Tuesday, June 30, 2015

Readicide Book Study, Chapter 3. No, Really, It's Not You; It's Me.

This chapter tackled what individual teachers do, within their classrooms, to cause Readicide.

This is where it shows that the author's a high school teacher; his students have had several more years' of practice reading novels, and so one might assume that they don't really need instruction like our elementary-aged kids would. On the flip side, his students have also had more years to solidify their expectations of how a school novel works, all chopped up, and I imagine some wouldn't have the foggiest what to do if they had to manage on their own, which is  a point Gallagher didn't address.  Learned helplessness and all that.

He describes his district's pacing guide for To Kill A Mockingbird, a 122-page document of every aspect that could be taught with the book, ever. We have unit pacing guides from the county, too, but they're much more general. Still, when a former teacher mentioned to our county literacy person that she was taking a long time with a book because she was trying to do everything on the guide, the literacy guru looked at her funny and said, "You know you're supposed to pick and choose from that, right?" Obviously, she didn't.

Thankfully, in our county,  literacy instruction isn't a who-can-use-the-most-stickies contest. We're expected to adapt our instruction to our needs. That's not to say it's a free-for-all; downtown's also very into TCRWP, but if your classroom is happy and active and your kids are doing well, you're deemed intelligent enough to paddle your own canoe. If you find yourself up the proverbial creek without a paddle, there's help.

I've mentioned before, I've got a high-schooler at home (He just finished his sophomore year.) who had his English class this past semester, and his teacher was also reading Readicide. He had implemented a solid half-hour of daily recreational reading time into his block. It was a hit, at least at our house. I know he's read at least one class novel, The Book Thief, and a Shakespeare play, Julius Caesar,  so I asked said child how they had been taught. His answer, "He pretty much just let us read them. He'd give us questions, sometimes, to make sure we were reading, but that was about it." Not entirely true; I remember his writing an essay at the end. His self-selected topic was how the change in narrator (from Death in the book to a character in the movie) really damaged the story. I asked if, being a teacher's kid, he thought just letting a class read was an effective teaching strategy. He answered that it was. "I was reading anyway. It's a good book. I mean, it's an honors class; you shouldn't need to have your hand held. I imagine some of the lower classes might need more of that, but we shouldn't."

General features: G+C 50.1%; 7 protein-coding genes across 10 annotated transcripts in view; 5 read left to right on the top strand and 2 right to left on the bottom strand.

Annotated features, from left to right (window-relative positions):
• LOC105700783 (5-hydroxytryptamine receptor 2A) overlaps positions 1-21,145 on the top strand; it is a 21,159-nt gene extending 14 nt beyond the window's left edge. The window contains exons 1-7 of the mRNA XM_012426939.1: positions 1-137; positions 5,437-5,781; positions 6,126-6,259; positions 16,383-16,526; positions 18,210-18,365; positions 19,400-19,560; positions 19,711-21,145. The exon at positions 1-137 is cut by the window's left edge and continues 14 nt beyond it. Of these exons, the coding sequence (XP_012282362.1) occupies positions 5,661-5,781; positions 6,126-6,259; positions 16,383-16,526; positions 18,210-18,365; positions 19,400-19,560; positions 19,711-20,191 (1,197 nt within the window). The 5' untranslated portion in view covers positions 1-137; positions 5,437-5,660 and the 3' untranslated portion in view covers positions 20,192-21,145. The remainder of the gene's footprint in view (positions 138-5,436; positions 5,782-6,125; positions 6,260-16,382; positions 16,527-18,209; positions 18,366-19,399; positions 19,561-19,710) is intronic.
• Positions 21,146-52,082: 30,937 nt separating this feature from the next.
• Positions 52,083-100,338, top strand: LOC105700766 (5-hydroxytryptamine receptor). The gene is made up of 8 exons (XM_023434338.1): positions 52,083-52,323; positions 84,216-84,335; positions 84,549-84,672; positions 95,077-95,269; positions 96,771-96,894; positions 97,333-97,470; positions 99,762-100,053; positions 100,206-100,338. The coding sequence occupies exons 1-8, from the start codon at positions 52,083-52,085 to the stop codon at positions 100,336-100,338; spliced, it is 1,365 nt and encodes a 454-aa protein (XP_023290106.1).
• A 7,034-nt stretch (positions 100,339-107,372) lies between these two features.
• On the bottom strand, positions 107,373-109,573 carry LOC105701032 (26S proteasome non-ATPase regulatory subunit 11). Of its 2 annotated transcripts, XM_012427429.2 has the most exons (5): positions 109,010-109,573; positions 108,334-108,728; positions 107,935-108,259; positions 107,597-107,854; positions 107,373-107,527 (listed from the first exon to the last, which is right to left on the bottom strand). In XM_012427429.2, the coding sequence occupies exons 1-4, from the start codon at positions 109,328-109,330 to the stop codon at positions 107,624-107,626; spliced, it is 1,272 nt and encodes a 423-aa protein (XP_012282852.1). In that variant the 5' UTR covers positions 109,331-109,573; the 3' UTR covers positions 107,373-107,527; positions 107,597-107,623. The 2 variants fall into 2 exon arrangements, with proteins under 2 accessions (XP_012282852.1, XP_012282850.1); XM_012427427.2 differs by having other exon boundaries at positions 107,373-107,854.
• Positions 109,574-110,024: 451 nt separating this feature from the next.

Which brings us to the real point. In the end, we need to make mindful choices about what and how we teach. If we, as teachers, expect to just follow along without picking and choosing, holding the county's hand while we hold our students', how do any of us expect to teach anything well?

Gallagher goes on to illustrate how he's met teachers across the country making well-intentioned but very poor instructional choices and asking him why they were failing to engage their kids. It must have been horrifying, especially since some of those choices were serious miscues taken from his own advice. (One teacher applied a single strategy from another of the author's books in every single teaching situation, and her kids hated it.) You're left wondering how he responded.

I once had a professor who said regularly, "Curriculum is what happens when the door is closed." It's your classroom. Own it. Make choices based on the needs of each year's/section's needs. Work so that your kids love being in your class because they're engaged, trusted, and growing; the rest will come.

When your lesson plans are so crowded that you hate writing them, chances are, the kids will hate doing the work. If you feel yourself getting lazy, or fried, make a change, look for a new spin, hang out with some young teachers, take a break if you have to. (A friend from down the hall is taking a year to do some missionary work. While she's excited for the opportunity, she's just as relieved by the belief that she'll like teaching again when she comes back.) If your teaching choices are closing more minds than they're opening, dude, you're doing it wrong. You're committing readicide, mathicide, and everything else-icide. (If you're an elementary teacher, you get it all! There's a thought that should really scare the author!)

This chapter focused on what not to do; next time, there will be more solution. I'm looking forward to it.

Next up on the hop is our Whimsical Teacher, Jessica!
Is this your first stop on the hop! Back up the truck! You've missed a few! Begin at the Research-Based Classroom


  1. You are so right, mindful choices are important. We can make curriculum choices that ensure we are giving our students the best we can. Best instruction, best materials and best research.

    The Research Based Classroom

  2. I think there's a real common thread running through our posts and this book. If kids are hating your lessons, you're probably hating them too. Lessons shouldn't be tedious to teach. I like the author's connection to getting so lost in a book during a flight that you forget the time completely. I think that's how reading block should go too (for the kids).

    The Whimsical Teacher

    1. Jessica, I think it goes both ways. When I am hating a particular lesson, the students are certainly not going to love it either. This book has definitely made me realize that I need to make some different choices next year.

      Quinnessential Lessons